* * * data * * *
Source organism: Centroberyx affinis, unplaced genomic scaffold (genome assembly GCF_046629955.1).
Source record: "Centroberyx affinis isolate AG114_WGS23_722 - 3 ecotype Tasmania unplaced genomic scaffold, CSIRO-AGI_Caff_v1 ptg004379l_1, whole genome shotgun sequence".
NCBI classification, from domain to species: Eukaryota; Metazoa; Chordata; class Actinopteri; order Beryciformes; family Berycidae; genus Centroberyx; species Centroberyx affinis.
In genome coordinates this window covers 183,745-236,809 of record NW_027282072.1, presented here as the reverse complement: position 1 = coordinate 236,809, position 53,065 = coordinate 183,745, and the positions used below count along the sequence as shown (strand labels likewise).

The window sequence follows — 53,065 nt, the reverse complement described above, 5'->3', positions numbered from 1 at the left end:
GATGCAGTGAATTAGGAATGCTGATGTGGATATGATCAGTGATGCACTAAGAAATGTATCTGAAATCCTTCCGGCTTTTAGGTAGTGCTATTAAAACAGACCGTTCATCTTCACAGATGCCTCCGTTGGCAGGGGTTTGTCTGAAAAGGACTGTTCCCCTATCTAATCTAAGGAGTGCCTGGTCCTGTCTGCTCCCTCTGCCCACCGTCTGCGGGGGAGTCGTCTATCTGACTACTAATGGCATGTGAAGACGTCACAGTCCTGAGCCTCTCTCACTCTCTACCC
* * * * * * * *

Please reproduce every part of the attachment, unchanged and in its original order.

Source organism: Centroberyx affinis, unplaced genomic scaffold (genome assembly GCF_046629955.1).
Source record: "Centroberyx affinis isolate AG114_WGS23_722 - 3 ecotype Tasmania unplaced genomic scaffold, CSIRO-AGI_Caff_v1 ptg004379l_1, whole genome shotgun sequence".
NCBI classification, from domain to species: Eukaryota; Metazoa; Chordata; class Actinopteri; order Beryciformes; family Berycidae; genus Centroberyx; species Centroberyx affinis.
In genome coordinates this window covers 183,745-236,809 of record NW_027282072.1, presented here as the reverse complement: position 1 = coordinate 236,809, position 53,065 = coordinate 183,745, and the positions used below count along the sequence as shown (strand labels likewise).

The window sequence follows — 53,065 nt, the reverse complement described above, 5'->3', positions numbered from 1 at the left end:
GATGCAGTGAATTAGGAATGCTGATGTGGATATGATCAGTGATGCACTAAGAAATGTATCTGAAATCCTTCCGGCTTTTAGGTAGTGCTATTAAAACAGACCGTTCATCTTCACAGATGCCTCCGTTGGCAGGGGTTTGTCTGAAAAGGACTGTTCCCCTATCTAATCTAAGGAGTGCCTGGTCCTGTCTGCTCCCTCTGCCCACCGTCTGCGGGGGAGTCGTCTATCTGACTACTAATGGCATGTGAAGACGTCACAGTCCTGAGCCTCTCTCACTCTCTACCC